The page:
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Better outcome from arthroscopic partial meniscectomy than skin incisions only? A sham-controlled randomised trial in patients aged 35-55 years with knee pain and an MRI-verified meniscal tear

Roos, Ewa M. LU ; Hare, Kristoffer Borbjerg; Nielsen, Sabrina Mai; Christensen, Robin and Lohmander, L. Stefan LU (2018) In BMJ Open 8(2).
Abstract

Objective Compare arthroscopic partial meniscectomy to a true sham intervention. Methods Sham-controlled superiority trial performed in three county hospitals in Denmark comparing arthroscopic partial meniscectomy to skin incisions only in patients aged 35-55 years with persistent knee pain and an MRIconfirmed medial meniscus lesion. A computer-generated table of random numbers generated two comparison groups. Participants and outcome assessors were blinded to group allocation. Exclusions were locking knees, highenergy trauma or severe osteoarthritis. Outcomes were collected at baseline, 3 and 24 months. We hypothesised no difference between groups. The primary outcome was the between-group difference in change from baseline to 2 years... (More)

Objective Compare arthroscopic partial meniscectomy to a true sham intervention. Methods Sham-controlled superiority trial performed in three county hospitals in Denmark comparing arthroscopic partial meniscectomy to skin incisions only in patients aged 35-55 years with persistent knee pain and an MRIconfirmed medial meniscus lesion. A computer-generated table of random numbers generated two comparison groups. Participants and outcome assessors were blinded to group allocation. Exclusions were locking knees, highenergy trauma or severe osteoarthritis. Outcomes were collected at baseline, 3 and 24 months. We hypothesised no difference between groups. The primary outcome was the between-group difference in change from baseline to 2 years in the mean score across all five normalised Knee injury and Osteoarthritis Outcome Score (KOOS) subscales (KOOS5). Results Forty-four patients (of the estimated 72) underwent randomisation; 22 in each group. Sixteen participants (36%) were non-blinded and eight participants (36%) from the sham group crossed over to the surgery group prior to the 2-year follow-up. At 2 years, both groups reported clinically relevant improvements (surgery 21.8, skin incisions only 13.6), the mean difference between groups was 8.2 in favour of surgery, which is slightly less than the cut-off of 10 prespecified to represent a clinically relevant difference; judged by the 95% CI (-3.4 to 19.8), a possibility of clinically relevant difference could not be excluded. In total, nine participants experienced 11 adverse events; six in the surgery group and three in the skin-incisions-only group. Conclusion We found greater improvement from arthroscopic partial meniscectomy compared with skin incisions only at 2 years, with the statistical uncertainty of the between-group difference including what could be considered clinically relevant. Because of the study being underpowered, nearly half in the sham group being non-blinded and one-Third crossing over to surgery, the results cannot be generalised to the greater patient population.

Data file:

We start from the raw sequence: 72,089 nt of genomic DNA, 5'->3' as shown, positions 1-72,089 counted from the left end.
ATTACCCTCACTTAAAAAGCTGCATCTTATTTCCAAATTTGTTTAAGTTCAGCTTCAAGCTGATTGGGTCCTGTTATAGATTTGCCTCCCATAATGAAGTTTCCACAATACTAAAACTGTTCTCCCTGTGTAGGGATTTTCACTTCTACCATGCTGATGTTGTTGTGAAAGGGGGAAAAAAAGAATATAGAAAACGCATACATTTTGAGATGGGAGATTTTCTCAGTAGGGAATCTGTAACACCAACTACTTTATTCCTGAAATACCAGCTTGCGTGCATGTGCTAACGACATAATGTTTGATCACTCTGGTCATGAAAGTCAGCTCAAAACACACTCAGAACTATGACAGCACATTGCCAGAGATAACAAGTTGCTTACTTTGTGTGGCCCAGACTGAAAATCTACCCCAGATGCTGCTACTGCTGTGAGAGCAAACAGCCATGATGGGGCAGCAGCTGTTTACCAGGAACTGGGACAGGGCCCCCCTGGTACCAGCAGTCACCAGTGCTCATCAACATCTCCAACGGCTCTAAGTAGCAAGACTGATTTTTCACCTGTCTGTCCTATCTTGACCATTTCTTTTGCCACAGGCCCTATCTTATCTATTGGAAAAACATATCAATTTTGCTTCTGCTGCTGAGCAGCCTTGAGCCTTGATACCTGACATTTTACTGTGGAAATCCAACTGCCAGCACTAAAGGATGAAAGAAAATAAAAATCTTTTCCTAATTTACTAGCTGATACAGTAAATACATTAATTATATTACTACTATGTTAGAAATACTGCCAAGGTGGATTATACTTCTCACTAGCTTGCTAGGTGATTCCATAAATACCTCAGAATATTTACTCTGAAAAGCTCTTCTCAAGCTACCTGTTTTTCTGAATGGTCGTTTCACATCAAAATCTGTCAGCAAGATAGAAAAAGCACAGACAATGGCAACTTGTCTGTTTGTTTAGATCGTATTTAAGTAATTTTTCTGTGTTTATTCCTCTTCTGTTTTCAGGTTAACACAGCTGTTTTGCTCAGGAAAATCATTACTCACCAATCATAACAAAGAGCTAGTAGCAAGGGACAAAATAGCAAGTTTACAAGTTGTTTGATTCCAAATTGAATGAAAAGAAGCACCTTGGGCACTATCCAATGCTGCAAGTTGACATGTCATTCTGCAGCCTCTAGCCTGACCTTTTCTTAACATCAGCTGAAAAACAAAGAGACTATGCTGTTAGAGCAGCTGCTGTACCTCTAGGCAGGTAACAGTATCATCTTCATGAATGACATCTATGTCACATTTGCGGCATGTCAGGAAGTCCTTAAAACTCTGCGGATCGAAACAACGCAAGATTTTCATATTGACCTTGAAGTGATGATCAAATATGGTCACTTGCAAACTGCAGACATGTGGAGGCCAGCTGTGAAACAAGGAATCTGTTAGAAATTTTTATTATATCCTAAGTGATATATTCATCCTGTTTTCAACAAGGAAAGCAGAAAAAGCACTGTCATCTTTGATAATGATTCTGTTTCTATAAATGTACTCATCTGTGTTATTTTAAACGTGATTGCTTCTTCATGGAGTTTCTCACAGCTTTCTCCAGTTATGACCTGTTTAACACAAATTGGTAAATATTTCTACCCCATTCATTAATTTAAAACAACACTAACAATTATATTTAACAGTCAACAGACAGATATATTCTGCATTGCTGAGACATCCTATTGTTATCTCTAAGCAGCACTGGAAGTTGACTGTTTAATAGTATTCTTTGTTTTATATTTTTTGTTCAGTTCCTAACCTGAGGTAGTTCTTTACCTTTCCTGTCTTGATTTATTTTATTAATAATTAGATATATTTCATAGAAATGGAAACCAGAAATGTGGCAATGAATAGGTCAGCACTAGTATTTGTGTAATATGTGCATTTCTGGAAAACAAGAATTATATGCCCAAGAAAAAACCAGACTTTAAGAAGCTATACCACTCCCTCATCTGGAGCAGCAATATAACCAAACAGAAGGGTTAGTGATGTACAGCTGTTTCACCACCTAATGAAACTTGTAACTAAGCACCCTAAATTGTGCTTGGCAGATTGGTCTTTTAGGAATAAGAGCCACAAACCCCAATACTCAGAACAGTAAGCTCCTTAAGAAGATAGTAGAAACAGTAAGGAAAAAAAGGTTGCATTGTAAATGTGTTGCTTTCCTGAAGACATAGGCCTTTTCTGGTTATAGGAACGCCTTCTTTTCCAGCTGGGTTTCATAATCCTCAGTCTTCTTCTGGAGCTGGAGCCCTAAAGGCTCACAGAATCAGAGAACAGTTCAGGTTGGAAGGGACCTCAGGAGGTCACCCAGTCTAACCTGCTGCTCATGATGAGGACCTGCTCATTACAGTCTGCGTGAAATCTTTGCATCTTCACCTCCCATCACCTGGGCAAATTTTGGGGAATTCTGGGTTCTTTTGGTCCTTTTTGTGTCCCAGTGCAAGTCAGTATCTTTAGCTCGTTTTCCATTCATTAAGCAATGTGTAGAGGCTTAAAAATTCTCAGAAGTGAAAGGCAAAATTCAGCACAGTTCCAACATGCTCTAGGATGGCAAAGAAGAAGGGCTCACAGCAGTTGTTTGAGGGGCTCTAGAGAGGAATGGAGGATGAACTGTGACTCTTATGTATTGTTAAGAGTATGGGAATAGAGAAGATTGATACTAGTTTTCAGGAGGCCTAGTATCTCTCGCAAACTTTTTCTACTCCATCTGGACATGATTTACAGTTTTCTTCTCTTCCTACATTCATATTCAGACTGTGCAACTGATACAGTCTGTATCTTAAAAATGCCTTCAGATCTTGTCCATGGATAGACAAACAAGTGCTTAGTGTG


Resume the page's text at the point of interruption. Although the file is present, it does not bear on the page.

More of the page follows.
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published